I will kill a song if I have to. If the vibrations feel more like medicine than any crystal on my alter, I’m not afraid to play it over and over until it’s dead. The first 24 seconds of Good Vibrations are just me and Carl Wilson spread across a rotating heart-shaped bed, the bass melody feeding us dark staining fruit, our hands embarrassingly red.
The first 24 seconds are waking up in the jungle, following a bird call to a beehive full of honey. I no longer feel like a shrinking violet, a strangled bassoon. But one second longer at the chorus, the part of the song that keeps coming back, 25 seconds in and I’m rioting to the Rites of Spring.
They say excitation can mean “A disturbed or altered condition.” I don’t know where but he takes me there, when the piccolos come in and the atoms in my lashes collide one million times as my lids grow heavy and love-sick.
My eyes are blue asterisks, star-shaped inflorescence, your voice a church organ converting my deliquescence. Now the bed is a garden, the headboard covered in zucchini blossoms and fat orange trumpets.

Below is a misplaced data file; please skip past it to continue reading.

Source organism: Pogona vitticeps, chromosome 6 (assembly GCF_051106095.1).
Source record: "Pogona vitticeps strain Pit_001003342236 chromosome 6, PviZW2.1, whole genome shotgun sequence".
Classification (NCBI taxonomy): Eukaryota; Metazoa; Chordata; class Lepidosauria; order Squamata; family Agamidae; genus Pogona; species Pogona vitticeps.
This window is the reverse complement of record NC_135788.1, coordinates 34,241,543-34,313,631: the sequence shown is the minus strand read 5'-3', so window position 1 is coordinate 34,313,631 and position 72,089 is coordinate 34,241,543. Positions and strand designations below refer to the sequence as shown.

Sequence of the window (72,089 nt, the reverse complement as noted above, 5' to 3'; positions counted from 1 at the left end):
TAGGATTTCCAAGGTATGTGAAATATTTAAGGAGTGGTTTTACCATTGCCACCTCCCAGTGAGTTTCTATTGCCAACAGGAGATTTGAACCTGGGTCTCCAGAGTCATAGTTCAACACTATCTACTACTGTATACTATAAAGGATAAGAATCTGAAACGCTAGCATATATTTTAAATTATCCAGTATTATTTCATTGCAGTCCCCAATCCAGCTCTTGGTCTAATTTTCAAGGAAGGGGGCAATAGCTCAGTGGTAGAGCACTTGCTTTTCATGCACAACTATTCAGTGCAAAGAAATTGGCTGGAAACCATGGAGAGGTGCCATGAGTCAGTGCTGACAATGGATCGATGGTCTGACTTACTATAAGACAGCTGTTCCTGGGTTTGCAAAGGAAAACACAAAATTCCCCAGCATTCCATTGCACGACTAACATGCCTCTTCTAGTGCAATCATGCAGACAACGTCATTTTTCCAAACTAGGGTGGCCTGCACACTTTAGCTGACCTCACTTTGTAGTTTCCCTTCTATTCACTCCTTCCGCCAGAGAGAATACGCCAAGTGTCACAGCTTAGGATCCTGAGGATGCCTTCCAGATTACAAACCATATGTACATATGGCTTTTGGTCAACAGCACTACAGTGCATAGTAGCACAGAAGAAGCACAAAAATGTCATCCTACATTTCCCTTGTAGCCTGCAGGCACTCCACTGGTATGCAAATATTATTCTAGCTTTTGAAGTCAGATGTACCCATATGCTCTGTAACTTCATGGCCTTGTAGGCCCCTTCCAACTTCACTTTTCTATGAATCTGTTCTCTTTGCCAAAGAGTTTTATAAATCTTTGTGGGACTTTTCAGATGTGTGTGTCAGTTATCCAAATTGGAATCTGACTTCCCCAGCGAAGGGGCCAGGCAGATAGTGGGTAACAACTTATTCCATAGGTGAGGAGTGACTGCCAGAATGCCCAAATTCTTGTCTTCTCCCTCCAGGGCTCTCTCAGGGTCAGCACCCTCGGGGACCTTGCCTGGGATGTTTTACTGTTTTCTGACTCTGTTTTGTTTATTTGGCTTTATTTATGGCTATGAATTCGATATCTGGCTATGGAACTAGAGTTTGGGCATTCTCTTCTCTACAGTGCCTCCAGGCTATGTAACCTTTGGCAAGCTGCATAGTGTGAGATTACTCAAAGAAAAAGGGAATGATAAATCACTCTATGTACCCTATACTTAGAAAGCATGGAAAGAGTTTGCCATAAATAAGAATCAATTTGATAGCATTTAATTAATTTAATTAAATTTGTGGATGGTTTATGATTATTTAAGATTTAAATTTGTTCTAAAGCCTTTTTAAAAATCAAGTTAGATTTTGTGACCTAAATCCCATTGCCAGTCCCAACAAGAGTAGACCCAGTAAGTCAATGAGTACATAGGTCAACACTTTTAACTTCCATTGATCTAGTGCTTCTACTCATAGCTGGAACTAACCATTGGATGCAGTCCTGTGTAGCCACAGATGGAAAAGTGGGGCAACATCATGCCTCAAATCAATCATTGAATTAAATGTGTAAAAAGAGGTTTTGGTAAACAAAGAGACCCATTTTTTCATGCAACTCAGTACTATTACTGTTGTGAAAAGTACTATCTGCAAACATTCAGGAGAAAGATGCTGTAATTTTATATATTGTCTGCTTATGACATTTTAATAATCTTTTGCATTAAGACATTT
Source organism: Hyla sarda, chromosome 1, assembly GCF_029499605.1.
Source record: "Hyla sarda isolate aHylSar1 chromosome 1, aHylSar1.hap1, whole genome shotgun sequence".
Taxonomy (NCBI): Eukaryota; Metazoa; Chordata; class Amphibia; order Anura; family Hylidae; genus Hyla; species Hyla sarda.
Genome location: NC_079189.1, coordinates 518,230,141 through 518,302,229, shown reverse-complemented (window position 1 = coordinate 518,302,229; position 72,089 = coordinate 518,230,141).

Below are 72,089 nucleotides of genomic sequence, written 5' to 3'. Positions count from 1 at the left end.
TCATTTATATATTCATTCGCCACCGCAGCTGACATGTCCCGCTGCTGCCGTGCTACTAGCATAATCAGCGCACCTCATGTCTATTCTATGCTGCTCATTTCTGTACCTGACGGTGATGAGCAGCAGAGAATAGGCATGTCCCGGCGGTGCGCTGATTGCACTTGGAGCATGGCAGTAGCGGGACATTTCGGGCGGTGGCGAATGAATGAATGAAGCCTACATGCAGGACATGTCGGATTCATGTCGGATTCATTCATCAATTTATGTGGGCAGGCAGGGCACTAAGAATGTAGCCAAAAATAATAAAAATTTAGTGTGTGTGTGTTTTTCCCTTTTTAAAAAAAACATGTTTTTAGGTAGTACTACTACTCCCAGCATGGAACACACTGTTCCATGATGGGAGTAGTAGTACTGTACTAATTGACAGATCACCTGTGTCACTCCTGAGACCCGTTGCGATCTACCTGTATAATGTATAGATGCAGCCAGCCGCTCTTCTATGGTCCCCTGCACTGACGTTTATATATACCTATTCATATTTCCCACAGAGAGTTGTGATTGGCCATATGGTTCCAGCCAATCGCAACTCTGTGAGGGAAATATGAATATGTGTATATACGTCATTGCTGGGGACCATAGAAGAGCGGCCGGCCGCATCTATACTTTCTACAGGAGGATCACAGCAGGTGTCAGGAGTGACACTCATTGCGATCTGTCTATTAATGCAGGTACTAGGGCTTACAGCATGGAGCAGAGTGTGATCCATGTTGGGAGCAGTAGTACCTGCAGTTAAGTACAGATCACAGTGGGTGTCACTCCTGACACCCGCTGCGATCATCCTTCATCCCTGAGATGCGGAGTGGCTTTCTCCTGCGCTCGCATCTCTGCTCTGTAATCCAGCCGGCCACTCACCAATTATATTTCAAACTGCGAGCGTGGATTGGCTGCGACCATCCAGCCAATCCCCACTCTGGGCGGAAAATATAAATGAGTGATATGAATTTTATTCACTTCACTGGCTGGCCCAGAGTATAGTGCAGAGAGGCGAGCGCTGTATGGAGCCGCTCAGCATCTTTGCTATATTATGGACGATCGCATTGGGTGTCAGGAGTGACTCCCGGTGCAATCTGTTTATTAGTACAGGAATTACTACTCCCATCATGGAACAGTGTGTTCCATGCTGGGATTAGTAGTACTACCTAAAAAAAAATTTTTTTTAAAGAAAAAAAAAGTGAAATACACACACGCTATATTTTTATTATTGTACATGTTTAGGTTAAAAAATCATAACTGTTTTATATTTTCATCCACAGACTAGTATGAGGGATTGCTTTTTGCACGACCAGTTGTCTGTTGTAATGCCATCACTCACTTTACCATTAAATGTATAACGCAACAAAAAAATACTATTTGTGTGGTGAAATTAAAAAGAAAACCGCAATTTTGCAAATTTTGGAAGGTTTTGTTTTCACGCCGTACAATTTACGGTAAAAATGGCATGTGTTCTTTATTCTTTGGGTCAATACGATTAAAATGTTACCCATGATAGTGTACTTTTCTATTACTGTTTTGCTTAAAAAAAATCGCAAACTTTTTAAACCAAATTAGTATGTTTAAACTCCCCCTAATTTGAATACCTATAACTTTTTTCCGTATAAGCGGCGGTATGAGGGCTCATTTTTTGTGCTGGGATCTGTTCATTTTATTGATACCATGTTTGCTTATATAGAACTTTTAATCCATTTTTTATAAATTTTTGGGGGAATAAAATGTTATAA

We feed each other baskets of wild edible flowers, while the clematis and wisteria’s thick stems twist themselves around some fruit that hasn’t been invented yet, one that reminds everyone of all the soft parts of the body, hushed and smooth on the tongue.
I close my eyes and the scent of jasmine quickly overtakes everything, his voice a kudzu vine. He holds my head in his lap like a small purple cabbage, a deranged hydrangea dumb with weight, like top-heavy heads of cauliflower bobbing in a fish tank.
The first second of the song, the sighhh of an Iiiiii, triplet quaver, no need for introduction. But every time it hits 25, I press the back arrow, rewind on my tape deck.
Jazz De Nero is a poet and artist living in Buffalo, NY. Her work can be found in Queen Mob's Tea House, Cosmonauts Avenue, Ghost City Review, Peach Mag and BlazeVOX. Instagram: itslikeametaphor; Twitter: itslikeameteor.